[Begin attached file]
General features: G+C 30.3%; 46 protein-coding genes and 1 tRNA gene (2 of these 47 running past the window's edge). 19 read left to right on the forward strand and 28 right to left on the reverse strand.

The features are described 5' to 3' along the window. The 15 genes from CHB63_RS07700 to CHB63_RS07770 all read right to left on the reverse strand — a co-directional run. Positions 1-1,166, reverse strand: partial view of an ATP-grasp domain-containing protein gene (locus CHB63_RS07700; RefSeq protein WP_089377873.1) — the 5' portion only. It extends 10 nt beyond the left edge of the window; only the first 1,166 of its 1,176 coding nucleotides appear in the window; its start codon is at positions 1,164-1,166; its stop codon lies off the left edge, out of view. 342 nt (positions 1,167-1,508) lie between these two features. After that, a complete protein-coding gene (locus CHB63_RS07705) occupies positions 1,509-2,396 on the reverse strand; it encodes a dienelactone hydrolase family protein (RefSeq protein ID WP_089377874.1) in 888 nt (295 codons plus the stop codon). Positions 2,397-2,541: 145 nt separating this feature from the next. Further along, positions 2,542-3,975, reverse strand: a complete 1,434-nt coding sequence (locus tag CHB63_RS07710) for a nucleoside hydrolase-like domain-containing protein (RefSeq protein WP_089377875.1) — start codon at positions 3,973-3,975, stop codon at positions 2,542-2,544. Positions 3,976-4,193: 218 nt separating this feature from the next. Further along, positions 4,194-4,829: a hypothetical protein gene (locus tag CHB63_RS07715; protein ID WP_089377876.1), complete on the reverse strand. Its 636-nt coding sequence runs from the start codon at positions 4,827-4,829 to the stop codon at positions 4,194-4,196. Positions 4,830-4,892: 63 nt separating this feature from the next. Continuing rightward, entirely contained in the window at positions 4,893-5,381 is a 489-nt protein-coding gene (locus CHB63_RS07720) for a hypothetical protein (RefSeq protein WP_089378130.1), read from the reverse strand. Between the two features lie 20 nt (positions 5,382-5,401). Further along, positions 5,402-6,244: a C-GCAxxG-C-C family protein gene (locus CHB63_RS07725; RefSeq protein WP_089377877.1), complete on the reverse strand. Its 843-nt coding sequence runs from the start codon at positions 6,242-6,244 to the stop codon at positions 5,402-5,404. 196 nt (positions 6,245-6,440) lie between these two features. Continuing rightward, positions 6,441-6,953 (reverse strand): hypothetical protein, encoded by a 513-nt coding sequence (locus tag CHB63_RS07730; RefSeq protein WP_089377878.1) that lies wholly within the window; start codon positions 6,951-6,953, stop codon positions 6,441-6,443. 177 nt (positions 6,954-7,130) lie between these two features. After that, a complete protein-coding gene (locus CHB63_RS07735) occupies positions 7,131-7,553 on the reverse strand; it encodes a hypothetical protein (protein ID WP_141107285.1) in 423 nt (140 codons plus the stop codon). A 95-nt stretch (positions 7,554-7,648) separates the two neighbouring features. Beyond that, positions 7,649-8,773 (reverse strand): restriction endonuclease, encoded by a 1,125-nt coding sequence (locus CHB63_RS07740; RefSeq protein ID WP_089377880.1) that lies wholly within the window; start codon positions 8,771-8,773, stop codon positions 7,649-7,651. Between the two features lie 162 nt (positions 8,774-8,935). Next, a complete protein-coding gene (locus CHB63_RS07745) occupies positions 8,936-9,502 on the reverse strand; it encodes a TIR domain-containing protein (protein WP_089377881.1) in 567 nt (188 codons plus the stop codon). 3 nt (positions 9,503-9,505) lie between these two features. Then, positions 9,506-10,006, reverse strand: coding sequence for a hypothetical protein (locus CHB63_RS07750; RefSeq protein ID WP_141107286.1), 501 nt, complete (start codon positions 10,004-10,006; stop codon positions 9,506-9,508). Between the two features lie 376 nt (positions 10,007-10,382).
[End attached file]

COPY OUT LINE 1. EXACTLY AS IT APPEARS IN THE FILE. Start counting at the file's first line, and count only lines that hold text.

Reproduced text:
General features: G+C 30.3%; 46 protein-coding genes and 1 tRNA gene (2 of these 47 running past the window's edge). 19 read left to right on the forward strand and 28 right to left on the reverse strand.